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Rose's injury changes Bulls' season, franchise's future

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Rose's injury changes Bulls' season, franchise's future

It was almost as if they already knew. Not just the severity of Derrick Rose's left-knee injury -- now confirmed as a torn ACL -- but in the Bulls' locker room, the somber feeling conveyed how grim the future would be.

What Kyle Korver called "saddest win" was indeed just that, a fitting, disastrous conclusion to the league's reigning MVP's injury-plagued campaign. Just when things began to look bright -- Rose was in the midst of a near triple-double performance in the opening game of the NBA playoffs, scoring 23 points, dishing out nine assists and snatching nine rebounds in a Game 1 rout over the 76ers -- the future of one of the game's brightest stars, as well as an entire franchise, changed when, with 1:20 left in the blowout win, Rose drove, left his feet and while in mid-air, before dropping off a pass to Carlos Boozer, crumpled to the ground after hearing something "pop" in the back of his knee, a source familiar with the situation told CSNChicago.com the All-Star point guard said afterwards.

In the short term, things won't be so bad, as the Bulls, as Tom Thibodeau is fond of saying, "have more than enough" to knock off the Sixers, who were simply unable to deal with the Bulls' size and multiple weapons, namely the dual threat of wings Luol Deng and Rip Hamilton. As brilliant as Rose was in Game 1, his outing was more of icing on the cake, as backup point guard C.J. Watson is a more than capable scorer and distributor, and the Bulls' stout defense won't be affected by their superstar's absence against the undersized, scoring-challenged Sixers.

But moving forward, assuming an experienced Boston squad gets by Atlanta, the tremendous depth of the Bulls might not be enough to survive the veteran Celtics, as Rose would be needed to at least cancel out point-guard counterpart Rajon Rondo, if not outplay him. During Rose's previous absences in the regular season -- including the season-ending knee injury, he suffered six separate setbacks over the course of the campaign -- Joakim Noah often said, "We need Derrick to get to where we want to get to," and he couldn't have been more correct.

Now, with Rose likely out for six months, if not more time, the Bulls' championship aspirations have to be put on hold. Don't forget, fellow All-Star Luol Deng postponed surgery on his left wrist in pursuit of a title this season and with his obligations to the British national team -- Great Britain is the host country for the upcoming Summer Olympics in his adopted hometown of London -- the Bulls will probably be without their two most significant players to start next season.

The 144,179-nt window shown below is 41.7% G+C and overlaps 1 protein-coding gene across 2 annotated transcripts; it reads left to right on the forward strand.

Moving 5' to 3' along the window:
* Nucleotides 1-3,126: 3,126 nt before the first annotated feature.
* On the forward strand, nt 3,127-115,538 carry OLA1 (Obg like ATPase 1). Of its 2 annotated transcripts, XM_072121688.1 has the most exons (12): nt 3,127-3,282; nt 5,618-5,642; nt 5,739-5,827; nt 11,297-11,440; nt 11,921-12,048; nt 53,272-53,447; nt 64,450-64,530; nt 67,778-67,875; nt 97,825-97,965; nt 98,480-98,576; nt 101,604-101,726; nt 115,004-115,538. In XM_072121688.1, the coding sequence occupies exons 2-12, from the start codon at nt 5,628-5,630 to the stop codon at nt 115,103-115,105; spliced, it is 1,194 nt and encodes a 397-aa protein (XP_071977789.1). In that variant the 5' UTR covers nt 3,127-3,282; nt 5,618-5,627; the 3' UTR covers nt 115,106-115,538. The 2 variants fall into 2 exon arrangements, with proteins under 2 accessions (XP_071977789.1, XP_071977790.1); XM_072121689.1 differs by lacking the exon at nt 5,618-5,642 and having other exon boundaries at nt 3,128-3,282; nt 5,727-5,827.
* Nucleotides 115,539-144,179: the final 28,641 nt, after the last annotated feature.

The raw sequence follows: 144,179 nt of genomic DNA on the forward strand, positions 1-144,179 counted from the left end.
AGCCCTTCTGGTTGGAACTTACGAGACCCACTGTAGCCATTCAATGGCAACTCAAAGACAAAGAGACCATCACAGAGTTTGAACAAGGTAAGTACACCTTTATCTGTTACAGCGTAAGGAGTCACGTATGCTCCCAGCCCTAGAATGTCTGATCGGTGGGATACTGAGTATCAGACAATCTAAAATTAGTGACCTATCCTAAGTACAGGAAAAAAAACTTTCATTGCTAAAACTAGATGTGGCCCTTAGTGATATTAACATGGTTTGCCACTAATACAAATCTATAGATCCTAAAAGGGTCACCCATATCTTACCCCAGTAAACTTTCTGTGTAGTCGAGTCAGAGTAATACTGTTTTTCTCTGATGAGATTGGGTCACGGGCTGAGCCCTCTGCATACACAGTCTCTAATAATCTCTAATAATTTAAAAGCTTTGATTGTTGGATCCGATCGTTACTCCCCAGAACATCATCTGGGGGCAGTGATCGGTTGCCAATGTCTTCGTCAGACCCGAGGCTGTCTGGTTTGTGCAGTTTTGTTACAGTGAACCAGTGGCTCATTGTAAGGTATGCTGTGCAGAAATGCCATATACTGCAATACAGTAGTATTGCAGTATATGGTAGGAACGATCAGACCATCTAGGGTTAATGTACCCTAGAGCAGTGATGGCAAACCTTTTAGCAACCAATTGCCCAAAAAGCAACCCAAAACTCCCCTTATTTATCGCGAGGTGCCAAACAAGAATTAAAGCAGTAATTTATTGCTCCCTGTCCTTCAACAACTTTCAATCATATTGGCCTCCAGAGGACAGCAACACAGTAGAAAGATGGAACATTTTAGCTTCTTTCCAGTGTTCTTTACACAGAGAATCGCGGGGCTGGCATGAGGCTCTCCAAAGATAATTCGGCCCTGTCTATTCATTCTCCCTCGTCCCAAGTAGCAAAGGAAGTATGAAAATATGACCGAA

Rose probably needed to rest after this season, whether or not the Bulls made a title run, but while the Olympics aren't a big deal in the grand scheme of things, one has to wonder what kind of player he'll be after he returns. An ACL injury is no longer the death sentence it was for players' careers in the past, but at 23, Rose admittedly hasn't developed enough parts of his game that don't rely on his remarkable speed, explosiveness and athleticism to be a dominant force.

It's a fact that the Chicago native has a legendary work ethic and will put in long hours to recover his burst, as well as hone other parts of his game that will serve him well as an NBA veteran, something which would have happened even prior to the injury. However, when examining other marquee talents who have returned from major knee issues -- from big man Amar'e Stoudemire to former scoring champ Tracy McGrady and even Gilbert Arenas, all top-tier athletes -- it's clear that he has a long road ahead of him and there's no guarantee that he'll ever be the same player.

That said, as much as Thibodeau will be questioned for leaving Rose in a game that late with a double-digit lead -- something that he frequently does and came back to bite him, albeit in a less severe fashion, in last season's first-round series against the Pacers when Rose twisted his ankle -- the All-Star point guard could have hurt himself at any point in the game, as has been witnessed throughout the season. After missing 27 regular-season games and finding his groove against the Sixers, it's laughable that Rose would have asked out of the contest, though Bulls management might disagree.

If Thibodeau's lack of a contract extension was thought to be an issue before the injury, it will certainly be magnified now, as the front office has more ammunition to not extend him, give him a deal worthy of his coaching prowess or even opt to part ways. While there are playoff games left to be played, Rose's future has to be weighing heavily on the minds of an organization that made a significant investment in the homegrown product over the next five years, building a team around his unique abilities that has three other players -- Deng, Noah and Boozer -- also making eight-figure salaries per year for multiple seasons.